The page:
Didn't stay up for Monday night's late night talk shows? Moviefone's got you covered. Here's some of what you might have missed:
Jimmy Fallon and announcer Steve Higgins played Catchphrase with "Tonight Show" guests Michael Strahan and Diane Kruger, and the latter star admitted up front that she might not be good at the game because she's not American. But the German-born actress was determined to keep her country's winning streak alive following Germany's triumph at the World Cup, and brought a steely reserve to the match. Unfortunately, the combo of teammates Fallon and Strahan could not be stopped, and the duo came out on top thanks to a last-minute solve by Strahan for the clue "Silent but deadly." "I don't fart, man!" Strahan protested, before coming up with the correct phrase.
Strahan also sat down with Fallon to chat about his co-hosting gig with Kelly Ripa on "Live! with Kelly and Michael," and his upcoming induction into the Pro Football Hall of Fame. After chiding Fallon for not knowing that Strahan set the single-season record for most sacks in the NFL -- an incorrect answer that helped Fallon lose the inaugural installment of Pop Quiz against Ripa last week -- Strahan then talked about his switch over to daytime TV, and the fear that initially came with it. "You don't want to be the guy who killed the show that Regis built," Strahan said of his predecessor, Regis Philbin.
Over on "Chelsea Lately," "Tammy" director Ben Falcone discussed how he first became aware of his wife, Melissa McCarthy, many years before they officially met. Falcone explained that McCarthy, several years his senior, attended college in the same town where he went to high school, and at the time, McCarthy was full-on goth, sporting blue hair, kabuki-style makeup, and lots of heavy black clothing. "She was scary -- in a good way!" Falcone told host Chelsea Handler, who seemed mildly miffed at Falcone's characterization of his future bride. "Scary and pretty," the actor-director clarified.
U.S. Men's National Team defender Omar Gonzalez stopped by "Conan" to offer tips on how to pose nude, following his photo shoot for ESPN The Magazine's annual Body Issue. The soccer star ended up with an impressive picture, jumping spread eagle into the air with a soccer ball suspended over his NSFW parts. As the footballer explained the difficulty of landing the perfect shot -- there were a lot of X-rated outtakes, he admitted -- fellow "Conan" guest Jason Biggs couldn't help but wonder if Gonzalez had taken a cue from "American Pie."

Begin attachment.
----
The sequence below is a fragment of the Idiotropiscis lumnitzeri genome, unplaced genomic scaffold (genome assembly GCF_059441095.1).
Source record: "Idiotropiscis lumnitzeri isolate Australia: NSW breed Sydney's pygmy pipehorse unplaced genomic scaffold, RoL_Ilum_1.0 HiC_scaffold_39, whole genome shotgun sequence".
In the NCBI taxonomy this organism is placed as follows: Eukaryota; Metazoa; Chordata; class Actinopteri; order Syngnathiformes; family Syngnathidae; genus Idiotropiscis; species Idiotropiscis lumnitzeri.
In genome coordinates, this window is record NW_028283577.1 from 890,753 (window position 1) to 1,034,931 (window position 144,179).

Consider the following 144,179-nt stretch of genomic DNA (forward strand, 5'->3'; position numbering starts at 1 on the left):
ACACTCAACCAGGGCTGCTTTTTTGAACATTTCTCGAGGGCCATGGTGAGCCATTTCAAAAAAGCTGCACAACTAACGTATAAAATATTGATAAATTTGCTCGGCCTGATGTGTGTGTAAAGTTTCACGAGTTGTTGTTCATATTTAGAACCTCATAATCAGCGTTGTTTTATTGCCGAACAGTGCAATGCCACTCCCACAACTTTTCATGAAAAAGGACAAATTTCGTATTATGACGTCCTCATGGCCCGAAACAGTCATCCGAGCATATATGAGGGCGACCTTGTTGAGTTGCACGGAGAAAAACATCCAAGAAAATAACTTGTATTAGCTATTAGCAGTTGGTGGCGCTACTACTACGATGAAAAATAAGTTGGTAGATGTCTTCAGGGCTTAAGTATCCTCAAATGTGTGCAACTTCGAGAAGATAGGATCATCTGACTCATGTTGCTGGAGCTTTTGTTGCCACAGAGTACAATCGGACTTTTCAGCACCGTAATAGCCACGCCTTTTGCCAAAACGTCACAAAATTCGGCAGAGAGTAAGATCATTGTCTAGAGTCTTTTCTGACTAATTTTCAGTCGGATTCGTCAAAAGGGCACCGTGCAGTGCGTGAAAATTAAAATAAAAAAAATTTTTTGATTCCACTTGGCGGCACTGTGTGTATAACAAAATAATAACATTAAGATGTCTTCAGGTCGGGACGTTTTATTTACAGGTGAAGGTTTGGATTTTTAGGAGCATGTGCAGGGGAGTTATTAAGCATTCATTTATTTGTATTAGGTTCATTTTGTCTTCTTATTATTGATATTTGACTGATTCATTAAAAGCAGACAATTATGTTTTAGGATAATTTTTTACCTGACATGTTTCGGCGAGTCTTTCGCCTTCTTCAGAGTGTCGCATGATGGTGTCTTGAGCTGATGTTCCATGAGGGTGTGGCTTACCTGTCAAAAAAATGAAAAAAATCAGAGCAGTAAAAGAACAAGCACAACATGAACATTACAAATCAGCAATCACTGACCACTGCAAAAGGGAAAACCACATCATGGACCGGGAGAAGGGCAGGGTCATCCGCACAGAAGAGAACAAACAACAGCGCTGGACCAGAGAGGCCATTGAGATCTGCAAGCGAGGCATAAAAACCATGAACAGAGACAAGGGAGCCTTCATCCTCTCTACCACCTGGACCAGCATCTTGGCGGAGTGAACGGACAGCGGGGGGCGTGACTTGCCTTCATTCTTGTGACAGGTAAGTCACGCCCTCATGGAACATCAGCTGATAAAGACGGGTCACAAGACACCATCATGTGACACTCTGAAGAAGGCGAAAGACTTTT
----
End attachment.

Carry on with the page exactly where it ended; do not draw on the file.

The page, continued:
On "The Late Show," comedian Hannibal Buress offered a mini stand-up routine while sitting down with host David Letterman, riffing on silly NBA team names -- Buress isn't a fan of the New Orleans Pellicans' moniker, and calls the San Antonio Spurs' name "just part of a boot" -- and Buress's struggle to get in shape. The pair also discussed the origin of Buress's first name (after the famous ancient general), and how it's often confused with Hannibal Lector, a creepy association that the comedian says turns many people off. "It makes it hard to have sex sometimes," Buress admitted. "I've got a fake Starbucks name."
Also on Letterman, actor Kurt Russell talked about "The Battered Bastards of Baseball," a new Netflix documentary focused on his father's success at starting a non-major league-affiliated professional baseball team in Portland, Oregan, and all the quirkiness that came with it. During the Portland Mavericks' short lifespan -- they only lasted four seasons before an MLB-affiliated team returned to the city and claimed the Mavericks' territory -- they set attendance records, invented Big League Chew bubble gum, had the first ever female and Asian-American managers in professional baseball, and often set a black lab loose on the field if the game wasn't going well. Russell said that all those stories were meant to be made into a movie, and his nephews, directors Chapman Way and Maclain Way, agreed, leading to the documentary. "There never was anything like it, or has been since," Russell said of the rag-tag team.